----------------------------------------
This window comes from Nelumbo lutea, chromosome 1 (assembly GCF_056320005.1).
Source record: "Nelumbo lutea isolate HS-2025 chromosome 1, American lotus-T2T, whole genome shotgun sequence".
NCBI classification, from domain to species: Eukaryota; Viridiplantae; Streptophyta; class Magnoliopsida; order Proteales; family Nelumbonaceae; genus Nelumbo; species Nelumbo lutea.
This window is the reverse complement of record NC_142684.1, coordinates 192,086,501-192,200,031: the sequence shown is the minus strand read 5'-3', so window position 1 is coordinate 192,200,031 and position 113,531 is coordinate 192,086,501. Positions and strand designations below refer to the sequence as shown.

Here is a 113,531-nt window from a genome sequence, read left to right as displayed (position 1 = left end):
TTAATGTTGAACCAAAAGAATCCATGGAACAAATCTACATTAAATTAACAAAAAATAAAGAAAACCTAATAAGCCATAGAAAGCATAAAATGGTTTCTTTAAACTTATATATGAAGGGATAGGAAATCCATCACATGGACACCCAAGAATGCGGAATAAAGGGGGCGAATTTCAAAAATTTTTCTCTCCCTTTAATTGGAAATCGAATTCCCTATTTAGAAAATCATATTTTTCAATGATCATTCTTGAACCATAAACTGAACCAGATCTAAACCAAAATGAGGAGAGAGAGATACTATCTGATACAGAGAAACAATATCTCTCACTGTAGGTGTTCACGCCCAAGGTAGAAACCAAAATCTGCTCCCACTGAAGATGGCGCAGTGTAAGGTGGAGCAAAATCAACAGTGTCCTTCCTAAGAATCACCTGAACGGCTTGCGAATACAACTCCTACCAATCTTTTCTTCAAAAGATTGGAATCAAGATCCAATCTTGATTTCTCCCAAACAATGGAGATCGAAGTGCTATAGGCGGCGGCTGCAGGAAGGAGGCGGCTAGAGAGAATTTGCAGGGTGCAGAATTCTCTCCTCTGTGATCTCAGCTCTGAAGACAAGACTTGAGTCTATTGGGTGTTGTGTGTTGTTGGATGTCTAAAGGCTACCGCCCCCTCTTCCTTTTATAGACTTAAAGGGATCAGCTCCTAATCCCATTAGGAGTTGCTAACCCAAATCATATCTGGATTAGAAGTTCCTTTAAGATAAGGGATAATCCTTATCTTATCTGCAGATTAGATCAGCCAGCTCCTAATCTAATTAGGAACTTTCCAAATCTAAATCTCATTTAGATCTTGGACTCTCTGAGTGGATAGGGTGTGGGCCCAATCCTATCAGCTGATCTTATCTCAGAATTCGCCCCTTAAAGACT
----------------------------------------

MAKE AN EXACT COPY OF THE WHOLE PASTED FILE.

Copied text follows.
This window comes from Nelumbo lutea, chromosome 1 (assembly GCF_056320005.1).
Source record: "Nelumbo lutea isolate HS-2025 chromosome 1, American lotus-T2T, whole genome shotgun sequence".
NCBI classification, from domain to species: Eukaryota; Viridiplantae; Streptophyta; class Magnoliopsida; order Proteales; family Nelumbonaceae; genus Nelumbo; species Nelumbo lutea.
This window is the reverse complement of record NC_142684.1, coordinates 192,086,501-192,200,031: the sequence shown is the minus strand read 5'-3', so window position 1 is coordinate 192,200,031 and position 113,531 is coordinate 192,086,501. Positions and strand designations below refer to the sequence as shown.

Here is a 113,531-nt window from a genome sequence, read left to right as displayed (position 1 = left end):
TTAATGTTGAACCAAAAGAATCCATGGAACAAATCTACATTAAATTAACAAAAAATAAAGAAAACCTAATAAGCCATAGAAAGCATAAAATGGTTTCTTTAAACTTATATATGAAGGGATAGGAAATCCATCACATGGACACCCAAGAATGCGGAATAAAGGGGGCGAATTTCAAAAATTTTTCTCTCCCTTTAATTGGAAATCGAATTCCCTATTTAGAAAATCATATTTTTCAATGATCATTCTTGAACCATAAACTGAACCAGATCTAAACCAAAATGAGGAGAGAGAGATACTATCTGATACAGAGAAACAATATCTCTCACTGTAGGTGTTCACGCCCAAGGTAGAAACCAAAATCTGCTCCCACTGAAGATGGCGCAGTGTAAGGTGGAGCAAAATCAACAGTGTCCTTCCTAAGAATCACCTGAACGGCTTGCGAATACAACTCCTACCAATCTTTTCTTCAAAAGATTGGAATCAAGATCCAATCTTGATTTCTCCCAAACAATGGAGATCGAAGTGCTATAGGCGGCGGCTGCAGGAAGGAGGCGGCTAGAGAGAATTTGCAGGGTGCAGAATTCTCTCCTCTGTGATCTCAGCTCTGAAGACAAGACTTGAGTCTATTGGGTGTTGTGTGTTGTTGGATGTCTAAAGGCTACCGCCCCCTCTTCCTTTTATAGACTTAAAGGGATCAGCTCCTAATCCCATTAGGAGTTGCTAACCCAAATCATATCTGGATTAGAAGTTCCTTTAAGATAAGGGATAATCCTTATCTTATCTGCAGATTAGATCAGCCAGCTCCTAATCTAATTAGGAACTTTCCAAATCTAAATCTCATTTAGATCTTGGACTCTCTGAGTGGATAGGGTGTGGGCCCAATCCTATCAGCTGATCTTATCTCAGAATTCGCCCCTTAAAGACT